Kanahus has continued to speak out, raise awareness and organize resistance to unjust mining practices, including through loud demonstrations at Imperial Metals’ AGMs. On August 9, 2016—two years after the Mount Polley disaster—members of Secwepemc Women’s Warrior Society, Ancestral Pride, and supporters occupied Imperial Metals’ offices in Vancouver, directly communicating their ongoing resistance to the company. In November 2017, the Secwepemc Women’s Warrior Society and the Tiny House Warriors issued a Woman’s Declaration against Kinder Morgan Man Camps–temporary housing facilities constructed for predominantly male workers on resource development projects in the oil, pipeline, mining, hydroelectric, and forestry industries. Reports show a correlation between these encampments and violence against women.

How have governments and the company responded?

The Mount Polley disaster exposed the weakness of BC’s mining regulations which left BC residents on the hook for millions of dollars in ongoing issues related to the disaster. To date the company has faced no charges or fines. In 2015, the government-sponsored investigation recommended that no charges be laid and in April 2017, despite opposition from locals, the BC government issued a permit to Imperial Metals to discharge mine waste directly into Quesnel Lake. Later that year, the Province announced it would not lay any charges under the BC Environmental Management Act. Instead, residents will have to wait for the Federal government to decide whether to lay charges under the Fisheries Act. In the face of government inaction, first MiningWatch and then former Xat’sull chief Bev Sellers launched private prosecutions against the company that ultimately were quashed by the provincial government.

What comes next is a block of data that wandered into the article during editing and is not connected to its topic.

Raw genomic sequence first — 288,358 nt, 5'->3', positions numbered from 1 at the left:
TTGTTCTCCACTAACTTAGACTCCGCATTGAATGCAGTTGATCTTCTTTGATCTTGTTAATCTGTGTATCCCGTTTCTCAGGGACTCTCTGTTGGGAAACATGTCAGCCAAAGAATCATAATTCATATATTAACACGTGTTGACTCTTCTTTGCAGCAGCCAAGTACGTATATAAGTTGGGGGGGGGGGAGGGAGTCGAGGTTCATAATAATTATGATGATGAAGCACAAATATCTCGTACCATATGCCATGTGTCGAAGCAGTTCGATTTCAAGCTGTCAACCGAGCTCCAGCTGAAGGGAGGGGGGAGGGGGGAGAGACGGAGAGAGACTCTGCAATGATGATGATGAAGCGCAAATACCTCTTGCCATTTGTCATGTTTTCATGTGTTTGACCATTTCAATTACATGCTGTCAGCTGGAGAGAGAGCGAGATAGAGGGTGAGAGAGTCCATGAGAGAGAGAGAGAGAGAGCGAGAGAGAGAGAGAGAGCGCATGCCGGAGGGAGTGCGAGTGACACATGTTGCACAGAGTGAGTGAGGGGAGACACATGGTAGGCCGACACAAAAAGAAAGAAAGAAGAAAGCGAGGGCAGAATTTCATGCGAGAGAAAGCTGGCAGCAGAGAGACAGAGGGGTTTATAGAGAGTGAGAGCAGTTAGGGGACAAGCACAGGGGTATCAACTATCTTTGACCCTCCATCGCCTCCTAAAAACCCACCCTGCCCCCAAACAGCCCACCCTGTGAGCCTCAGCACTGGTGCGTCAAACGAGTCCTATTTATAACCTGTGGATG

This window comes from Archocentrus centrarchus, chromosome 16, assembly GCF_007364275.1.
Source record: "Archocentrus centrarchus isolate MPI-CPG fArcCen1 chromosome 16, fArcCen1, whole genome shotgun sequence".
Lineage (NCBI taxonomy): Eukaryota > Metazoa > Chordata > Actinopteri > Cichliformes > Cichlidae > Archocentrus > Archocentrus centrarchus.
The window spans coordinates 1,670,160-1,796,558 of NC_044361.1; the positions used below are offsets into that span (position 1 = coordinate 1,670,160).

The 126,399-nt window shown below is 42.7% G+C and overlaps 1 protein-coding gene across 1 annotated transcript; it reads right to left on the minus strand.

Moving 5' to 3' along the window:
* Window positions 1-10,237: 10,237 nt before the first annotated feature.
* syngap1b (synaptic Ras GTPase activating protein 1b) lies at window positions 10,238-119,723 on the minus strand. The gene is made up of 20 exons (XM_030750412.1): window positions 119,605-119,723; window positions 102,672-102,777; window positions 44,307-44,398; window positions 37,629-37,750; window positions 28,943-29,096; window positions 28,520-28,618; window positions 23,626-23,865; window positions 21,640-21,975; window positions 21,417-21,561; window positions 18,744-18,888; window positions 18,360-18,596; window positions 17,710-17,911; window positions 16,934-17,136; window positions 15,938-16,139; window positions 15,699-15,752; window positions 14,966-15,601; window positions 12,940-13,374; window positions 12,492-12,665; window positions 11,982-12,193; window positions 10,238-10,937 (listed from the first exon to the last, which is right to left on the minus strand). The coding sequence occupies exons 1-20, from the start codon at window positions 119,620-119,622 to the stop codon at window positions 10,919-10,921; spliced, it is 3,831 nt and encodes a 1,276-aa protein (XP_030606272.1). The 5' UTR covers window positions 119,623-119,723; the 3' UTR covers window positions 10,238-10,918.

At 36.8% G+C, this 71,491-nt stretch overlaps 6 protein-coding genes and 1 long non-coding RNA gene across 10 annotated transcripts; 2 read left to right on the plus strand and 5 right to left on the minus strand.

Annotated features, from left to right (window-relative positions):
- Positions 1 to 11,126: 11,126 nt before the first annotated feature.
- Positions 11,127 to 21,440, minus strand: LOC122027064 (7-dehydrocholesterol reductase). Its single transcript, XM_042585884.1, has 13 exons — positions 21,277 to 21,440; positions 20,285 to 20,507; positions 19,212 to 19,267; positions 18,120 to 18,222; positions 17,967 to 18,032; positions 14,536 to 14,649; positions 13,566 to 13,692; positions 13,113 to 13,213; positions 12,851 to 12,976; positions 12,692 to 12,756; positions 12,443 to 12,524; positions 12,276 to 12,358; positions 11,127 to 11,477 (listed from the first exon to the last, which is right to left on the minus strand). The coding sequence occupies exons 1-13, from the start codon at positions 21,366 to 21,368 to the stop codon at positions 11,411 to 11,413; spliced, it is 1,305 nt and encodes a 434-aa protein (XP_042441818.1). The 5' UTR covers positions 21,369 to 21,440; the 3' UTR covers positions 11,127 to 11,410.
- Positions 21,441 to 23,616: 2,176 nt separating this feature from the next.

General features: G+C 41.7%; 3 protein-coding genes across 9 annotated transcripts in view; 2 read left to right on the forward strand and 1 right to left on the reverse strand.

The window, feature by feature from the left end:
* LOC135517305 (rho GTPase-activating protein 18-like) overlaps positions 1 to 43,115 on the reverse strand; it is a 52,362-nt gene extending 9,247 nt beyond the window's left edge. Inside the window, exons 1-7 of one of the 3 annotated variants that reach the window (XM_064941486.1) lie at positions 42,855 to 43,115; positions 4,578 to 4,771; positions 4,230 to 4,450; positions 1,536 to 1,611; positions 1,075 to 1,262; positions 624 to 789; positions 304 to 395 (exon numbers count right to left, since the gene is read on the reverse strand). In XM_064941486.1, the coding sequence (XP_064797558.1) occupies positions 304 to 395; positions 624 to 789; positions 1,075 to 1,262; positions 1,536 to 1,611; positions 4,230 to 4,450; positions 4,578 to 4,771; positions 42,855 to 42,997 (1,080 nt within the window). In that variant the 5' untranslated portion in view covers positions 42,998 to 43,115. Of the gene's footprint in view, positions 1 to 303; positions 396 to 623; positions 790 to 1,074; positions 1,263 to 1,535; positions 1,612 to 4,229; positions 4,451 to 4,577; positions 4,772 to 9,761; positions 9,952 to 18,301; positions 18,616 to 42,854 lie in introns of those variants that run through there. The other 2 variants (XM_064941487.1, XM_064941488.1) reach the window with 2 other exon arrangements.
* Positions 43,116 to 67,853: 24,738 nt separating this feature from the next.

The BC mining company: Vancouver-based Imperial Metals

Imperial Metals has launched projects throughout the region known as BC, often facing opposition from local First Nations and other residents. The company currently operates the Red Chris copper/gold mine in Tahltan territory in northeastern BC, the Huckleberry open pit copper mine near Houston, BC and the Mount Polley open pit copper/gold mine on Secwepemc territory near Likely BC. The company also has mining claims on the copper deposits on Catface Mountain on Clayoquot Sound in Ahousat territory and the proposed Fandora mine on Tla-o-qui-aht Nation traditional territory near Tofino. It is pursuing the Ruddock Creek project, a proposed lead and zinc mine in the headwaters of the Adams River on Secwepemc territory near Kamloops.

___________________________

“… we will make a stand to stop Imperial Metals from violating our rights. Not one more mountain will be mined, not one more water way destroyed in the name of profit, not one more tree logged to create roads for these mines.” –Kanahus Manuel, Aug 2016

“These lands we are defending aren’t forgotten patches of wilderness; the land is our home. We remain the rightful, lawful defenders of this land we have never ceded.” – Kanahus Manuel (Feb 2018)

Join us to celebrate BC Mining Resisters of the Year at the GALA OF RESISTANCE on Monday, May 7th in Vancouver, BC.

 

This entry was posted in Community Resistance, Environment and Health, Imperial Metals, Local and Indigenous Rights and tagged , , , , , , , . Bookmark the permalink.